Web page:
Ms Nolan resigned as chief executive of the CFA after refusing to sign the proposed enterprise bargaining agreement (EBA) that has been backed by the Andrews Government. The industrial dispute has centred on a number of contentious clauses, including a requirement to consult with the United Firefighters Union. In addition the proposed EBA would require consultation and agreement with the union, and would hamper the CFA's ability to make strong decisions
The Australian Road Transport Industrial Organisation (ARTIO’s) New South Wales branch has filed evidence at the NSW Industrial Relations Commission to support its argument against the proposed standard minimum rates under the General Carriers Contract Determination (GCCD). The employer body argues that TWU’s demand for standard minimum hourly and kilometre rates will have a negative impact on operators, owing to freight imbalance in metropolitan and regional transport
The Australian Council of Trade Unions released this week a survey of hundreds of workers aged 18 to 24 that it says paints a "disturbing picture of youth employment". The results showed that many young working people have major concerns, including being treated badly by management, no access to training or development, and issues with getting regular work and payment of the right wages, penalty rates, and super.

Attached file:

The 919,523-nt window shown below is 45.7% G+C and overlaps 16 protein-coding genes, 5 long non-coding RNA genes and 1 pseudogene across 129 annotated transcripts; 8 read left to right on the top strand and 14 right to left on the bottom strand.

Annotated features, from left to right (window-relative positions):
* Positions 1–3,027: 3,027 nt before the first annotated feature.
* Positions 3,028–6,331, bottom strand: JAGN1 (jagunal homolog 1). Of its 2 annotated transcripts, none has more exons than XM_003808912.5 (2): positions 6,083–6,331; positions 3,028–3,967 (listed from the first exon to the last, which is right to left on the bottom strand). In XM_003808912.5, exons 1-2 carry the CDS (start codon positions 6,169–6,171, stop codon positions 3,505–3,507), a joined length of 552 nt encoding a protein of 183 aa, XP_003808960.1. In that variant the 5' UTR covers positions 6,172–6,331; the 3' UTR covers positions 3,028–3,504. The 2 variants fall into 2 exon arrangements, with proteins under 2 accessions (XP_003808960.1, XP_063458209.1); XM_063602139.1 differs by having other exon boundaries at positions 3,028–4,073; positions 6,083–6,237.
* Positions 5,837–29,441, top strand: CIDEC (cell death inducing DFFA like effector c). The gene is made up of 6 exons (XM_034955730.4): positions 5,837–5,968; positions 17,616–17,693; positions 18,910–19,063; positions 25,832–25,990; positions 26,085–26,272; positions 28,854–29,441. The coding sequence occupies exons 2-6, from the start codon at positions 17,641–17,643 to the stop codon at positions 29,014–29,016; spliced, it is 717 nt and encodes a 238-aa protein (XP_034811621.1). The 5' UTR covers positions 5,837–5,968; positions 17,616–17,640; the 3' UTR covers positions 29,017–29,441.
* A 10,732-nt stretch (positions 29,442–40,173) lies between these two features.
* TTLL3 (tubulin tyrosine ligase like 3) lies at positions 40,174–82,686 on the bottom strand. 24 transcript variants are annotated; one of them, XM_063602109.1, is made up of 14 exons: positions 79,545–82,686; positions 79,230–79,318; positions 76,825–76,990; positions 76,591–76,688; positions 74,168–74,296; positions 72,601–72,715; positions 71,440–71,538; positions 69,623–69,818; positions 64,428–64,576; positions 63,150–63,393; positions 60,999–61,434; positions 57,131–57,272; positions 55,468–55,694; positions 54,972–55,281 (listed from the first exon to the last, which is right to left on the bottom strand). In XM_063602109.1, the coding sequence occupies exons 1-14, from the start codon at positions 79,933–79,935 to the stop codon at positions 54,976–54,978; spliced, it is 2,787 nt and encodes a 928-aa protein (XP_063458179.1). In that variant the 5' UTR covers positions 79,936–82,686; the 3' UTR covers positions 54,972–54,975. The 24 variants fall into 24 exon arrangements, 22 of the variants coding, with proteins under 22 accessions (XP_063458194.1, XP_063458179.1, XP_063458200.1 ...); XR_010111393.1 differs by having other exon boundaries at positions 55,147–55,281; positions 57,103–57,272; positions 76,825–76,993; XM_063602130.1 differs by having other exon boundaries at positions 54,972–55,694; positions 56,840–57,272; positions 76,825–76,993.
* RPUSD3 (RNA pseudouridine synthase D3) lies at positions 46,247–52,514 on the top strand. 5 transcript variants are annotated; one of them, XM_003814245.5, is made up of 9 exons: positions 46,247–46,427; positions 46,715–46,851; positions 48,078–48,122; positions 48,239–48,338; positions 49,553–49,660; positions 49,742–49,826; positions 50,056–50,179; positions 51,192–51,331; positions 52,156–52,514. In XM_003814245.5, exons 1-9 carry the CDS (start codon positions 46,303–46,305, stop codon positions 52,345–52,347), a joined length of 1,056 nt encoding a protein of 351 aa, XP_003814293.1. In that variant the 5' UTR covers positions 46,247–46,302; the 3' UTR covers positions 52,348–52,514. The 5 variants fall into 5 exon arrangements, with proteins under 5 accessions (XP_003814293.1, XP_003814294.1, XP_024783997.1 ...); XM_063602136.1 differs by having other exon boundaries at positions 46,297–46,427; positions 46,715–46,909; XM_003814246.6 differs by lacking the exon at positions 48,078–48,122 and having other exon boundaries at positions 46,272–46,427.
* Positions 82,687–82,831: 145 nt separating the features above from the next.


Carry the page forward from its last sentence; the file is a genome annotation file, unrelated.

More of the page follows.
The small-business lobby has called for a Senate inquiry into controversial pay deals between major retailers and the shop assistants union, as the union conceded wage agreements with KFC and Hungry Jack’s would no longer get the approval of the Fair Work Commission. The big companies were being given an advantage over small retailers who were often forced to close on Sundays because they could not afford to pay penalty rates that existed under the industry award
Members of the small business community have welcomed a move by the Queensland Government to review the state’s confusing retail trading hours. Minister Grace Grace believes the current trading hours do not meet community expectations, particularly when it comes to Easter Sunday.
Unless specified, all articles are summaries of articles gathered from various news publications. For full citations please click on the article heading.